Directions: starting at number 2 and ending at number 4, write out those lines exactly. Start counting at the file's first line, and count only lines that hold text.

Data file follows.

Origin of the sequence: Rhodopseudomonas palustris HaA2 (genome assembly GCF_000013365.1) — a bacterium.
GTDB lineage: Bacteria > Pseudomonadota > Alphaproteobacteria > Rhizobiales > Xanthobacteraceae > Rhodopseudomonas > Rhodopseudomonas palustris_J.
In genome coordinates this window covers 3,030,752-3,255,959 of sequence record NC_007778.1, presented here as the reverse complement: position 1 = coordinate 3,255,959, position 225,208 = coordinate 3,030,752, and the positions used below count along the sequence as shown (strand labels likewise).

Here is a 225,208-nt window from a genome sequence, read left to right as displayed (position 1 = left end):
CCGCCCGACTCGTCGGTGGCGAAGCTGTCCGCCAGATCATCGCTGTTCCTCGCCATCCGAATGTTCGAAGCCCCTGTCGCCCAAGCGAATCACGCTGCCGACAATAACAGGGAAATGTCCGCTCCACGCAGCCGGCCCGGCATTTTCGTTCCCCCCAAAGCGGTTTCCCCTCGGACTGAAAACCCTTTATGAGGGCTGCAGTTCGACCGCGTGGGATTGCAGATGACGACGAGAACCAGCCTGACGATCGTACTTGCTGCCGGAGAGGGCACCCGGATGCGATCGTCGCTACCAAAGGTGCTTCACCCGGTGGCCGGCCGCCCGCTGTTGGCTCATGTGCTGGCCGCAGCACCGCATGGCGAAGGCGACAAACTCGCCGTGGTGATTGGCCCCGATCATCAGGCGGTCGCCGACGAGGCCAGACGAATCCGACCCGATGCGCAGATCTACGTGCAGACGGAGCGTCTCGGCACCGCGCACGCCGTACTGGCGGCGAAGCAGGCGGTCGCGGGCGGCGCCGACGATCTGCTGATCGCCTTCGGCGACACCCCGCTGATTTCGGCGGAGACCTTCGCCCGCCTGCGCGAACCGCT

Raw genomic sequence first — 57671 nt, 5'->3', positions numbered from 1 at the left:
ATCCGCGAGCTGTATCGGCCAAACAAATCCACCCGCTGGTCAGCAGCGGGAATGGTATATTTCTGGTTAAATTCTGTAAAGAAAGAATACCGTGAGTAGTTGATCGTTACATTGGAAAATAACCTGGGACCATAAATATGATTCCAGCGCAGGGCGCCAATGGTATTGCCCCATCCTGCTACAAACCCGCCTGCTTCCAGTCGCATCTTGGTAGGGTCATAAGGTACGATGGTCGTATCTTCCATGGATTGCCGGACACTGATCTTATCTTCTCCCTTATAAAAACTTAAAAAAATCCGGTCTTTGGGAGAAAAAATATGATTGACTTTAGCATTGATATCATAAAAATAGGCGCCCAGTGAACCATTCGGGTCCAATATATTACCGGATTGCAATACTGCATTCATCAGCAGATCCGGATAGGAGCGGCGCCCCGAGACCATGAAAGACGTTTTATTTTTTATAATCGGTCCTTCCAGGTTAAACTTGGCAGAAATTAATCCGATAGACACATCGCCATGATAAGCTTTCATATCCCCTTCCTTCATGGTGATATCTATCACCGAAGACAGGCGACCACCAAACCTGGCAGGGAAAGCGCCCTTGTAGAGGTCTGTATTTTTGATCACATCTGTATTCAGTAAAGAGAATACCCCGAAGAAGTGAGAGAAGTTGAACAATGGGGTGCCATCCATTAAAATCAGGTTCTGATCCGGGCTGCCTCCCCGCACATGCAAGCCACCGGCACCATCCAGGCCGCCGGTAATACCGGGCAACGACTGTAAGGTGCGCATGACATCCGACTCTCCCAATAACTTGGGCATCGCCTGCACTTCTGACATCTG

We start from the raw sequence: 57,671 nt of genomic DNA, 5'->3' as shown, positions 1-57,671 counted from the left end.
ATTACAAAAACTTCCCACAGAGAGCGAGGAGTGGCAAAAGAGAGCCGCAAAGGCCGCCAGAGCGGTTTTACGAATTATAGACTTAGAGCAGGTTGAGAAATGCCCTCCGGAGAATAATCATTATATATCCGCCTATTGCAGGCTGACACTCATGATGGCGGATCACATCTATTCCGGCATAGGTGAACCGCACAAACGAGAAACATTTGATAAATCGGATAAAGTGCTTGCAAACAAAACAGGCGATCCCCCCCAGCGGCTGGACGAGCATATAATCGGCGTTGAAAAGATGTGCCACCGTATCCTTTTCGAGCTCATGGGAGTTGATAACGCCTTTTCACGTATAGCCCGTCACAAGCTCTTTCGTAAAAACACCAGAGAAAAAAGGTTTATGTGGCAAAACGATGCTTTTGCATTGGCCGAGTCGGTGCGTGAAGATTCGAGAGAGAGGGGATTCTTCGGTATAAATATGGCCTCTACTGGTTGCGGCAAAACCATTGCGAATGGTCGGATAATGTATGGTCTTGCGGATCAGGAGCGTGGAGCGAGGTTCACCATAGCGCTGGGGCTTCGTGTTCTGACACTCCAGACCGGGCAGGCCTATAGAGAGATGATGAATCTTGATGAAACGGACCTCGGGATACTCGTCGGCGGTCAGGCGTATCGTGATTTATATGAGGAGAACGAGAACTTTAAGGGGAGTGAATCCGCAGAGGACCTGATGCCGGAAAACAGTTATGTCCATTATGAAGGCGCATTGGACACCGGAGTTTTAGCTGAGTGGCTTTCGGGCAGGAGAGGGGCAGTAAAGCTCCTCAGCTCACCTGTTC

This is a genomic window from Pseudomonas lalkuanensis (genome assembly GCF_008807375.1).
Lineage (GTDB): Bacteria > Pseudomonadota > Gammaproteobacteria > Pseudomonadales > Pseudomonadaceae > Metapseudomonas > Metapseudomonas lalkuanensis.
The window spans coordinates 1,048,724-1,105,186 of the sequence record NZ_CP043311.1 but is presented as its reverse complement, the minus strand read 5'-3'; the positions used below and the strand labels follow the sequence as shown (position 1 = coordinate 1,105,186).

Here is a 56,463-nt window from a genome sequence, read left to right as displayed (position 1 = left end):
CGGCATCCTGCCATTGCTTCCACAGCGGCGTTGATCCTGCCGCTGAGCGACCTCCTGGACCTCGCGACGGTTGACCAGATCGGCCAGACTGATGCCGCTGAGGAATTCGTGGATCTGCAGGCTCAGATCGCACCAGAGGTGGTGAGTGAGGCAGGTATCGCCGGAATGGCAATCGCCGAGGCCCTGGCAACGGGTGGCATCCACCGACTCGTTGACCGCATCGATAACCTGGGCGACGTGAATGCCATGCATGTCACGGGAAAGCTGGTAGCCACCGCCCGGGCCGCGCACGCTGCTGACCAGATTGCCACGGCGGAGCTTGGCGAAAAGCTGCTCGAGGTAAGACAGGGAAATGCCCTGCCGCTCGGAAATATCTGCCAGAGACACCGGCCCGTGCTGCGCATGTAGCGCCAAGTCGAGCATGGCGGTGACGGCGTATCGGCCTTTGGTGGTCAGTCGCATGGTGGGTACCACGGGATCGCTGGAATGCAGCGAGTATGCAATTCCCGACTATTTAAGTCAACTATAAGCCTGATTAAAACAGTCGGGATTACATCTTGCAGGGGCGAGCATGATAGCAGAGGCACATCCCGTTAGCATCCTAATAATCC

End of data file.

GTDB lineage: Bacteria > Pseudomonadota > Alphaproteobacteria > Rhizobiales > Xanthobacteraceae > Rhodopseudomonas > Rhodopseudomonas palustris_J.
In genome coordinates this window covers 3,030,752-3,255,959 of sequence record NC_007778.1, presented here as the reverse complement: position 1 = coordinate 3,255,959, position 225,208 = coordinate 3,030,752, and the positions used below count along the sequence as shown (strand labels likewise).

Here is a 225,208-nt window from a genome sequence, read left to right as displayed (position 1 = left end):